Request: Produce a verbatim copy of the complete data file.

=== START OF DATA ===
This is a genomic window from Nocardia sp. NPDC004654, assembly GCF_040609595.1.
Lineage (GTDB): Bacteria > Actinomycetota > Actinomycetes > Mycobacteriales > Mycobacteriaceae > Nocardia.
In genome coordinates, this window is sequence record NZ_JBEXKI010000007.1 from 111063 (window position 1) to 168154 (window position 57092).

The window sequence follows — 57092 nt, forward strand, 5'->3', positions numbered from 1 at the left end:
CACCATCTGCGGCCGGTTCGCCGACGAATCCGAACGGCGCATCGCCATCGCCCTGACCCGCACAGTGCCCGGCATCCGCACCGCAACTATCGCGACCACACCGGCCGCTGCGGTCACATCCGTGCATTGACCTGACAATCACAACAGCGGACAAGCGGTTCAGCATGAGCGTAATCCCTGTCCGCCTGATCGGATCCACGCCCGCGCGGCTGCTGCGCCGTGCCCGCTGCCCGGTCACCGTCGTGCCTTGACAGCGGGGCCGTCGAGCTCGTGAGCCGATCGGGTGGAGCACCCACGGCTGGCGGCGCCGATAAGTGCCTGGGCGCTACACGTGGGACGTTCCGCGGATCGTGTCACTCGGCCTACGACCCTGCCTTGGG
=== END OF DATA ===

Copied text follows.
This is a genomic window from Nocardia sp. NPDC004654, assembly GCF_040609595.1.
Lineage (GTDB): Bacteria > Actinomycetota > Actinomycetes > Mycobacteriales > Mycobacteriaceae > Nocardia.
In genome coordinates, this window is sequence record NZ_JBEXKI010000007.1 from 111063 (window position 1) to 168154 (window position 57092).

The window sequence follows — 57092 nt, forward strand, 5'->3', positions numbered from 1 at the left end:
CACCATCTGCGGCCGGTTCGCCGACGAATCCGAACGGCGCATCGCCATCGCCCTGACCCGCACAGTGCCCGGCATCCGCACCGCAACTATCGCGACCACACCGGCCGCTGCGGTCACATCCGTGCATTGACCTGACAATCACAACAGCGGACAAGCGGTTCAGCATGAGCGTAATCCCTGTCCGCCTGATCGGATCCACGCCCGCGCGGCTGCTGCGCCGTGCCCGCTGCCCGGTCACCGTCGTGCCTTGACAGCGGGGCCGTCGAGCTCGTGAGCCGATCGGGTGGAGCACCCACGGCTGGCGGCGCCGATAAGTGCCTGGGCGCTACACGTGGGACGTTCCGCGGATCGTGTCACTCGGCCTACGACCCTGCCTTGGG